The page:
Revisiting Dewey the beloved library cat
By Judith A. Proffer
He was the cat’s pajamas.
He cat-apulted to a feline fame dwarfed only by Morris and Garfield.
And the book chronicling his days as a small-town library cat was the meow heard around the globe.
Given a less-than-auspicious entry into a world where he would go on to captivate hearts for nearly two decades, Dewey — the wide-eyed and big-hearted library cat of Spencer, Iowa — claimed a handful of his allotted nine lives early on.
Hoisted through a library book-drop box on a 15-degrees-below-zero winter Sunday when he was just 8 weeks old, it’s uncertain whether he was cruelly abandoned or left by misguided compassion.
The itty-bitty kitten weighed all of 1 pound and sat in the cold, sealed metal box for up to 24 hours, until librarian Vicki Myron opened it and found the frostbitten waif. Falling in love at first sight, Myron facilitated an adoption by the library — sanctioned by the city council and board of trustees with the understanding that he would be declawed*, neutered, and vaccinated — and a contest that dubbed him Dewey Readmore Books.
For a town wounded by a farm crisis, the folly and friendship of a library cat was a salve. Residents dusted off library cards to pay a visit, eager to interface with a local who was beginning to receive some fame. Dewey comforted people who were suffering. He brought joy to a day that needed a little perk. And he knew just whose lap to land in when someone needed a dose of affection. Myron called it “Dewey Magic,” a charisma that “allowed him to spread his joyous, friendly, and relaxed attitude toward life to everyone he met.”
She logged his formidable legacy in the bestseller Dewey, written after the cat died peacefully at the age of 19. (His obituary appeared in over 275 newspapers, including The New York Times.) The book sold nearly a million copies and generated thousands of letters, all emphasizing the purpose and meaning that their own cats (and other animals) have brought to their lives. Even in death, Dewey continued to connect people, a testament to the power of feline friendship.
Dewey’s Nine Lives: The Legacy of the Small-Town Library Cat Who Inspired Millions was inspired by these stories. In this new book (written with Bret Witter), Myron shares nine tales of love and loss, hope and meaning, and the undisputed richness and revelry that is inherent in loving a cat, whether it’s yours or one that lives in your local library. The stories tug heartstrings, are smile worthy and a living tribute to Dewey.
While the book doesn’t necessarily beguile the way Dewey did, the effort is honest, and Myron’s love and respect for Dewey and all things cat is apparent. She tells the story of Bill Bezanson, a Vietnam vet with post-traumatic stress disorder whose life is forever changed by a petite black kitten. And Yvonne Barry, a Spencer Library patron who turned to Dewey after the loss of her beloved cat, Tobi. And seven other “life is hard, it’s complicated, and, yes, sometimes a cat makes it not only bearable but very much worth living out loud” stories.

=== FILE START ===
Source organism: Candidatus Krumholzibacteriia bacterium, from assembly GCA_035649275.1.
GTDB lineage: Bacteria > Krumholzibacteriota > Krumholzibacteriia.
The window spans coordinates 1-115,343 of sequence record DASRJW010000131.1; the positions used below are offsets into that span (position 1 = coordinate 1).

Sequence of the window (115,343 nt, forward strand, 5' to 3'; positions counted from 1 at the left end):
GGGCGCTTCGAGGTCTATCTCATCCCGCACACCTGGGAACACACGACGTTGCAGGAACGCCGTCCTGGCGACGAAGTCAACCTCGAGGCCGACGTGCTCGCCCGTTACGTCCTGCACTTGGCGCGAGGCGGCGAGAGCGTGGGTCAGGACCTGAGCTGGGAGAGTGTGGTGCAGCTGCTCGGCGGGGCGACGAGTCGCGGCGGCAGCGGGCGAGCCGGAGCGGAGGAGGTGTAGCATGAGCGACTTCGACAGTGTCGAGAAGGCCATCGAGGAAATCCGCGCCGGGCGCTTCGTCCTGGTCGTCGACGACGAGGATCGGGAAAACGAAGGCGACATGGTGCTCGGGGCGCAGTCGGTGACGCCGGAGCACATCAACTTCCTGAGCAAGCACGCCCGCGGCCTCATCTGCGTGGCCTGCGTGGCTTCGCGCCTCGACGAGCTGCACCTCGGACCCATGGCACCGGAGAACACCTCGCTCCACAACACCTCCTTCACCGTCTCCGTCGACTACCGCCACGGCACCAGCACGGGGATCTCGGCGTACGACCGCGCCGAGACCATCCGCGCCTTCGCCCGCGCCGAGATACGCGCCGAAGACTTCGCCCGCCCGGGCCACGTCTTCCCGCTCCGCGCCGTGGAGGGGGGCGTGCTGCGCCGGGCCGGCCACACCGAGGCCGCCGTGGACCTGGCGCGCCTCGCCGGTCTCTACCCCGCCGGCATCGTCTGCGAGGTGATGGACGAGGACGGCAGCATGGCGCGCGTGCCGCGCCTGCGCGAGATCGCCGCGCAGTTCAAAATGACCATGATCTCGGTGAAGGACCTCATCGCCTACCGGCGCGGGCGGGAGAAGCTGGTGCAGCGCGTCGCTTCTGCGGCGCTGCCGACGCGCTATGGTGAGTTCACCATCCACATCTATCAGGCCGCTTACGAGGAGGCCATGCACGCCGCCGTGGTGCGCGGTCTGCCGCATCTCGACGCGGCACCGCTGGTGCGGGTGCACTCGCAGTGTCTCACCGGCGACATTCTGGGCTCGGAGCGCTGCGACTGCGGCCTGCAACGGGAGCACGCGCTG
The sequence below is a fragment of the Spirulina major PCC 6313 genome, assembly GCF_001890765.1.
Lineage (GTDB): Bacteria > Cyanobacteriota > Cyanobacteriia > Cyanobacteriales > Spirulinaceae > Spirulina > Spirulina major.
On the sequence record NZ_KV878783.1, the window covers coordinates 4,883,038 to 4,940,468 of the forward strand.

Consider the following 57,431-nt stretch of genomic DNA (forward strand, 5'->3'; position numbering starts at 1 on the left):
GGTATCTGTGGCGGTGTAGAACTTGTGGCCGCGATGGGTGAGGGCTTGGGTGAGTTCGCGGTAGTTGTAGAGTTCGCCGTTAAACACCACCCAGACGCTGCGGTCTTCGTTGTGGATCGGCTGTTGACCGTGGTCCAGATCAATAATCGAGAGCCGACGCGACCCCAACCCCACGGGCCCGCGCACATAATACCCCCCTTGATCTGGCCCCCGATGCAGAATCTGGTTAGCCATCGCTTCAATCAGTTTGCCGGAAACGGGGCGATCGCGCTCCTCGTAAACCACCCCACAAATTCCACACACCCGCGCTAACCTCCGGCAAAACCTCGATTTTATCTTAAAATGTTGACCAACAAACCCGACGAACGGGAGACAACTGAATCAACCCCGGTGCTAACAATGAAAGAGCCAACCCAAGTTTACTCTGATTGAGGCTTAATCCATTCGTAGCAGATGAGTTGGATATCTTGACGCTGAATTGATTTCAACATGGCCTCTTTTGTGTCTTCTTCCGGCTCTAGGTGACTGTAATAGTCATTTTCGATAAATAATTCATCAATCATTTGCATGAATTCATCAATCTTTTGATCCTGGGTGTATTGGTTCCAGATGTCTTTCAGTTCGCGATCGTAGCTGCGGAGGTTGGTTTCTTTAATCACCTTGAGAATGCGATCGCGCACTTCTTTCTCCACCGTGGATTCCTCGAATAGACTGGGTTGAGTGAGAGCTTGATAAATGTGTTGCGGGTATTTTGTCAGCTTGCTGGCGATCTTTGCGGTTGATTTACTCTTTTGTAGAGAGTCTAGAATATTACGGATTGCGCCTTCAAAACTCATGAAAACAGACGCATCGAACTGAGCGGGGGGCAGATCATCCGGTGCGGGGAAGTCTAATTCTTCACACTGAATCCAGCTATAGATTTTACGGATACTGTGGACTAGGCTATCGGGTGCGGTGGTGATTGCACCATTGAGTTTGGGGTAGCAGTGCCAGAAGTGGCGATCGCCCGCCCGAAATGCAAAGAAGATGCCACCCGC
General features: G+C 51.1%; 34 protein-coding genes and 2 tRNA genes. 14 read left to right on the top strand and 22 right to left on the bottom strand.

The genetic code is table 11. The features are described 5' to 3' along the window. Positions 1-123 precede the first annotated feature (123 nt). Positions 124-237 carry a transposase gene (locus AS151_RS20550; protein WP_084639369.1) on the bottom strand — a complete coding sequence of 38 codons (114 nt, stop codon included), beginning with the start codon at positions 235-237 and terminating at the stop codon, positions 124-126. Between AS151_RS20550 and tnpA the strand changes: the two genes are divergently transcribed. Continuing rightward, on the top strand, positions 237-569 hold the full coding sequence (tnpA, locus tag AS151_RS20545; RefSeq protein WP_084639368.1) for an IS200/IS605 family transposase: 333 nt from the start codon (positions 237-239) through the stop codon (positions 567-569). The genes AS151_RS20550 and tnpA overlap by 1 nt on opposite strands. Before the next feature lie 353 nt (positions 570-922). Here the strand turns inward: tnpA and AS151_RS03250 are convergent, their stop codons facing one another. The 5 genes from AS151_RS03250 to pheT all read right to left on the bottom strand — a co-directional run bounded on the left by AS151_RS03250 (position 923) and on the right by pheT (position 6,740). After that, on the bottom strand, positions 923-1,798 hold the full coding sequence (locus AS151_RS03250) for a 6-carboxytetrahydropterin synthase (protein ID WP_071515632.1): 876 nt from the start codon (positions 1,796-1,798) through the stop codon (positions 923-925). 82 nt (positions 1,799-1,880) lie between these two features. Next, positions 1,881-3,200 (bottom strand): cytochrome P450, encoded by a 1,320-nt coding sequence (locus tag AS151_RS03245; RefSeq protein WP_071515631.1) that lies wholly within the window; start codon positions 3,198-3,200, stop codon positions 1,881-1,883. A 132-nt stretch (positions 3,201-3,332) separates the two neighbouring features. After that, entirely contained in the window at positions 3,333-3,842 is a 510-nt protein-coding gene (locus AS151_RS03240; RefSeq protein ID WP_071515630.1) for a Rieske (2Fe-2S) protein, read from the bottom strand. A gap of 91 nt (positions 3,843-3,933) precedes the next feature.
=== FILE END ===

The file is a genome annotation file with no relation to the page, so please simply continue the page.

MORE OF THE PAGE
Above all, the book validates the deep and timeless love that humans possess for their cats. One letter to Myron sums it up: “I was embarrassed to admit to myself how important these cats were in my life. Then I read your book and realized there was nothing wrong with loving an animal to the depths that I do.”
* Note: While we’re very glad that Dewey found a home at the library, Zoe does not recommend the declawing of cats.
More about library cats
The best known catalog of library cats is kept by Gary Roma of Iron Frog Productions, who maintains a map here.
Last updated in May 2009, the map recognizes 301 cats currently working and/or living in libraries worldwide, of whom 235 live in the United States, 21 in the UK, 12 in Canada, 11 in New Zealand, 11 in continental Europe, 6 in Australia, 3 in Africa and one each in Asia and Iceland.
At Wesleyan College’s Willet Memorial Library, the official cat is Libris, who took over from his predecessor, Squeakers, who passed away in 2008. According to the Wesleyan website, “697 cats have been recorded as official library cats. Of the 573 on record in the US, 383 have passed away after serving their institutions well, 32 are permanent cats-in-residence, 22 have been immortalized as statues, five are virtual eCats, four are stuffed mascots and one haunts a reference room as a ghost. All can be reached by e-mail.”
Reggie, the cat-in-residence at the Bryant Public Library in Sauk, Minnesota inspired librarian Phyllis Lahti to found The Library Cat Society in 1987. She authored an anthology about library cats: Cats, Librarians, and Libraries: Essays for and About the Library Cat Society. The book is out of print, but is referenced in the article Library Cats by Nancy Marano.
A history of library cats can be found here.
Judith A. Proffer is Vice-Chair of Meteor 17 and founder of Magpye Media/Huqua Press. Former publisher of LA Weekly, she was owner and editor of Sun Community Newspapers and is writing her first book, “How to Love Your Dog.” She lives in California with two remarkable pugs.